Last night, Supreme Court Justice Ruth Bader Ginsburg spoke to a crowd of thousands at the Auditorium Theatre to kick off Roosevelt University’s conference “The American Dream Reconsidered.”
Ginsburg, who has acquired internet-celebrity status over the past few years (in addition to being an influential member of the highest court in the land), talked with Judge Ann Claire Williams about her life and the decisions that led her to becoming the second woman in history to sit on the U.S. Supreme Court bench.
Though the conversation avoided any pointed discussion of present-day politics, Ginsburg spoke at length about the discrimination she’s faced as a woman in the legal field, including early rejections from law firms and being continually mistaken for fellow Supreme Court Justice Sandra Day O’Connor. (“They made T-shirts to help people tell us apart,” she said.)
At one point, when asked whether more women should serve on the court, Ginsburg sighed. “I am often asked this question, and my answer is always yes,” she said. “There will be enough women on the Supreme Court when there are nine.”
Here are a few other central themes from the talk.
On the politicization of Supreme Court nominees
Approving Supreme Court justices has become more political of late, Ginsburg said, referring to the blocking of Merrick Garland, who was nominated by then-President Barack Obama last year.
“The bipartisan spirit that prevailed in the ‘80s has failed,” she said. “People have begun voting along party lines. It’s a dangerous thing. My hope—and I hope I see it in my lifetime—is that Congress will get over this nonsense and go back to the way it was.”
On her status as a cultural icon
Within the audience, there was a wide array of Ginsburg paraphernalia, including T-shirts, pins, and a hand-knit doll. Though the Notorious R.B.G. said she was initially unfamiliar with the rapper the nickname is based upon, she has come to appreciate the comparison.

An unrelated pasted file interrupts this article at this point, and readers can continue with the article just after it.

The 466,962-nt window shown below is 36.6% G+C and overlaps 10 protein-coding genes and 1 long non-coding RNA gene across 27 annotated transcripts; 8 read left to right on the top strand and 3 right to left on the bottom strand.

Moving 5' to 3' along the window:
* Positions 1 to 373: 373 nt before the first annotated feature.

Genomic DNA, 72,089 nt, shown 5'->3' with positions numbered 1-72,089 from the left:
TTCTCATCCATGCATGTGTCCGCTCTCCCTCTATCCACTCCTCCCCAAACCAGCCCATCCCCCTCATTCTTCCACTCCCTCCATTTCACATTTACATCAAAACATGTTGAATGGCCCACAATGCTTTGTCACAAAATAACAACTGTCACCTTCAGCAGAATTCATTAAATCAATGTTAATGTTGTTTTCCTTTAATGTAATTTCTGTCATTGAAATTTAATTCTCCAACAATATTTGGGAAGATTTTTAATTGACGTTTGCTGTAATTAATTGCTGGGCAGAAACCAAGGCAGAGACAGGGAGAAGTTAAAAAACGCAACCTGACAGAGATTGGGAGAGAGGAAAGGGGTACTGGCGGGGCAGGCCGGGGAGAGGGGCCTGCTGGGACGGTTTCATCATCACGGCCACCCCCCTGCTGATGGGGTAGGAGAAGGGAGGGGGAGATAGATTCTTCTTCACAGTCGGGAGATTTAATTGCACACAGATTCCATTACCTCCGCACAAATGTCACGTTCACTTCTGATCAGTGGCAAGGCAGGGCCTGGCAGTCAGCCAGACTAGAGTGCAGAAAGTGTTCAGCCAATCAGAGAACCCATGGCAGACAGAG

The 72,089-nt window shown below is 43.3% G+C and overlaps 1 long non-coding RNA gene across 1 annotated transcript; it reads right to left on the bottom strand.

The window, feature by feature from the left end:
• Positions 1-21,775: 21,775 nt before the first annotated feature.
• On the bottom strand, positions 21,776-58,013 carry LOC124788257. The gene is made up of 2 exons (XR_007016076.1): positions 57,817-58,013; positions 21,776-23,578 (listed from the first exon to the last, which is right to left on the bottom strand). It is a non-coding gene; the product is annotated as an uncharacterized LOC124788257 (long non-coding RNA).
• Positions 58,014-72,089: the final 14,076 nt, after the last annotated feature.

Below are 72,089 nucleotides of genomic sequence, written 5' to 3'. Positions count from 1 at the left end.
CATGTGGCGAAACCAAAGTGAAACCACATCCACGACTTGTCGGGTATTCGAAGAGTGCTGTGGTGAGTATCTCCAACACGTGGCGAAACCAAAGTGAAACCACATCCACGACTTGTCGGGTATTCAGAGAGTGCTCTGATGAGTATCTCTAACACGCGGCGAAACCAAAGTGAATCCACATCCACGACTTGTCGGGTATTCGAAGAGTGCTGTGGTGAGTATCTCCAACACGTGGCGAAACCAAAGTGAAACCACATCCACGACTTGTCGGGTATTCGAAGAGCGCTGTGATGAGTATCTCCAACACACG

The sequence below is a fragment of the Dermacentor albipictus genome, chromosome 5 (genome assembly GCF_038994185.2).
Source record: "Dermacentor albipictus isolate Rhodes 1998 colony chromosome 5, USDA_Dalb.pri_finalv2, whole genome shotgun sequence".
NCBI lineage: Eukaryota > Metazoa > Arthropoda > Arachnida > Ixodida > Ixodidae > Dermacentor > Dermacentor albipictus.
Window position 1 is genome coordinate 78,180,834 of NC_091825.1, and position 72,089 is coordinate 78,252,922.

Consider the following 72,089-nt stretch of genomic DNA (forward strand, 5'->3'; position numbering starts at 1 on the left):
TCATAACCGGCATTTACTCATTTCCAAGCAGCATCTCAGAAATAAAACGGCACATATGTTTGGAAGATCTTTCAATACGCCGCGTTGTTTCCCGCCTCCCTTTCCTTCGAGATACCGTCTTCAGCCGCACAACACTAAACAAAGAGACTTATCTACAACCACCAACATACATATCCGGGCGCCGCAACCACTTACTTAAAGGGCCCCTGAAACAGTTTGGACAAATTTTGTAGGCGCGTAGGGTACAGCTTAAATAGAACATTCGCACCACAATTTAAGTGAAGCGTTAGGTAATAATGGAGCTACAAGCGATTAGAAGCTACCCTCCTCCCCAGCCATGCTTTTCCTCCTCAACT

“Oh, Notorious B.I.G.?” she said. “It was obvious. We were both born and bred in Brooklyn, New York.”
On her friendship with the late Justice Antonin Scalia
Ginsburg and Scalia, who died in February of last year, were famously close despite their stark ideological differences—there’s even an opera about their relationship called “Ginsburg/Scalia.” She described him as “a very funny man” and “a great grammarian,” who would sometimes call her to point out small grammar mistakes in her court opinions and dissents. More importantly, she said, reading his dissents helped her to strengthen and refine her own arguments—a lesson she’s carried with her throughout her time on the court.
“[Scalia and I] revered the institution for which we worked,” she said. “It won’t work if you don’t respect your colleagues. And I like most of them.”
On her legacy
Above all, Ginsburg said, the legal field has a responsibility to improve the lives of people in need—in particular, she's worked to improve women’s rights.
“I hope I am remembered as someone who tried her best with whatever talent god gave her,” she said. “I hope I have helped to make this a place where people can live safely without fear.”
On her future as a Supreme Court justice
At 84 years old, some have wondered how much longer Ginsburg will remain on the bench—especially given the ideological balance on the current court, with four justices generally leaning liberal and four others on the conservative side (Justice Anthony Kennedy is in the middle, often the wild card). Ginsburg did her best to assuage those fears.
“The Ginsburg/Scalia opera ends with Scalia’s death,” she said. “I remain on the stage, silent for a moment, and then I say, ‘There’s work to be done. I will remain to do it as long as I can, full steam.’”